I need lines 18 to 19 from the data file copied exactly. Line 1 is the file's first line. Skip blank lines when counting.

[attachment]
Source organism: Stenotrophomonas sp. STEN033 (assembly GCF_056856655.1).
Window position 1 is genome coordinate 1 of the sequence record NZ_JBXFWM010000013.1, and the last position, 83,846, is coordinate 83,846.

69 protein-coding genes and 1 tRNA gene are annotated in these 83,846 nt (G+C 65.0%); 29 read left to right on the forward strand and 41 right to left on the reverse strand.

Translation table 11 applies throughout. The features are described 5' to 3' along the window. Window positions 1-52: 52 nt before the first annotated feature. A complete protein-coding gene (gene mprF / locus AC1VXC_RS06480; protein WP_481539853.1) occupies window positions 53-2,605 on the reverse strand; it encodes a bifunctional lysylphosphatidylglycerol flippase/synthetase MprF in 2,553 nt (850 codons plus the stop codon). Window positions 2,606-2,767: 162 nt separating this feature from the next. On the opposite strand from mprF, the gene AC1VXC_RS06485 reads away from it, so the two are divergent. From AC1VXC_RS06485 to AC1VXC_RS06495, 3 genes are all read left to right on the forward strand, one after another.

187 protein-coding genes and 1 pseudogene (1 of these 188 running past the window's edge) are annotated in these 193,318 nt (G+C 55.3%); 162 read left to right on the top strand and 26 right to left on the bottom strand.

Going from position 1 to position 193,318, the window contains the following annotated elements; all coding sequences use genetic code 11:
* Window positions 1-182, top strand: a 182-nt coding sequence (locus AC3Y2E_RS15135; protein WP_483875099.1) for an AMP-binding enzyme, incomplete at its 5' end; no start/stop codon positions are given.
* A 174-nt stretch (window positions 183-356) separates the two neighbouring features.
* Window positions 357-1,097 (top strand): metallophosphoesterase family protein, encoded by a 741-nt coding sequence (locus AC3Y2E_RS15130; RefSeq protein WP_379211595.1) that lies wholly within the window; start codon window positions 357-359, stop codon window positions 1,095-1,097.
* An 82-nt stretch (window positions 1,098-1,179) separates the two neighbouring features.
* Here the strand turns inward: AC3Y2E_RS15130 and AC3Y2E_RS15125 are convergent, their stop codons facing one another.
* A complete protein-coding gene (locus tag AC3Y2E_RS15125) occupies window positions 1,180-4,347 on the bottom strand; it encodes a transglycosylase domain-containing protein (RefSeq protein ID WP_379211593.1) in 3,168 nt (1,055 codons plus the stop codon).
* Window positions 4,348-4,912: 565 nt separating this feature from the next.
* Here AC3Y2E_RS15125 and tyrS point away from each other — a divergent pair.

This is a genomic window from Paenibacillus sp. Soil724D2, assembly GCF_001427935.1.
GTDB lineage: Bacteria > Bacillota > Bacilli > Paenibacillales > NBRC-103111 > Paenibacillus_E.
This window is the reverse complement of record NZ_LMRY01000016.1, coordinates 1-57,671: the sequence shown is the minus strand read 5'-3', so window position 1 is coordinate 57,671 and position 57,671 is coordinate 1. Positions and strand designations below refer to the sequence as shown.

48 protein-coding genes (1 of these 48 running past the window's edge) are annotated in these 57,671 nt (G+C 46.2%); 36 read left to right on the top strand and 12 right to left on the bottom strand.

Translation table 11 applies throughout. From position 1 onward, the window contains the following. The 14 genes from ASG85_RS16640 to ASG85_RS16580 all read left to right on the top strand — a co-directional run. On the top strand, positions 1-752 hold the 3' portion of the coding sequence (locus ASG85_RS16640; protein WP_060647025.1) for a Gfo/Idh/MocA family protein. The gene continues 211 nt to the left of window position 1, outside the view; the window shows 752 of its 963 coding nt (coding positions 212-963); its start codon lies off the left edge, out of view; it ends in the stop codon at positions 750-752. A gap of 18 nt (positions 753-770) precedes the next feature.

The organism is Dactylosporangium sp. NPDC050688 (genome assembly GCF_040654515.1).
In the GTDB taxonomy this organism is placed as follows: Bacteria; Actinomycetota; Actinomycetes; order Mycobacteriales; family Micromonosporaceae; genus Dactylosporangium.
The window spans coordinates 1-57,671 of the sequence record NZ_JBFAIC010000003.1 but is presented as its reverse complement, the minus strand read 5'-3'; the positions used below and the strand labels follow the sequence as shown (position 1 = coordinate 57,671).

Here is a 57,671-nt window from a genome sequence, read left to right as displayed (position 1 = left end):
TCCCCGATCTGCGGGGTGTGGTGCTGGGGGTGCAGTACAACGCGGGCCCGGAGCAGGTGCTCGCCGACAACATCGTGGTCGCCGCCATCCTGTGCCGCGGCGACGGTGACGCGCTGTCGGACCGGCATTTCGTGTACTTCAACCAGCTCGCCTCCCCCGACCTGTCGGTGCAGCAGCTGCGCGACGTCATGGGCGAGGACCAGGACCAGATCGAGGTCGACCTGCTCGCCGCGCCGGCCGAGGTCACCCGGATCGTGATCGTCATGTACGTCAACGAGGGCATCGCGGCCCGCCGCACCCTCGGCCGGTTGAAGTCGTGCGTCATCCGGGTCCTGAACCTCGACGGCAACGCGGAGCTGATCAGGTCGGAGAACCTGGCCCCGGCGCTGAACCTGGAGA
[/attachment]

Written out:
48 protein-coding genes (1 of these 48 running past the window's edge) are annotated in these 57,671 nt (G+C 46.2%); 36 read left to right on the top strand and 12 right to left on the bottom strand.

Translation table 11 applies throughout. From position 1 onward, the window contains the following. The 14 genes from ASG85_RS16640 to ASG85_RS16580 all read left to right on the top strand — a co-directional run. On the top strand, positions 1-752 hold the 3' portion of the coding sequence (locus ASG85_RS16640; protein WP_060647025.1) for a Gfo/Idh/MocA family protein. The gene continues 211 nt to the left of window position 1, outside the view; the window shows 752 of its 963 coding nt (coding positions 212-963); its start codon lies off the left edge, out of view; it ends in the stop codon at positions 750-752. A gap of 18 nt (positions 753-770) precedes the next feature.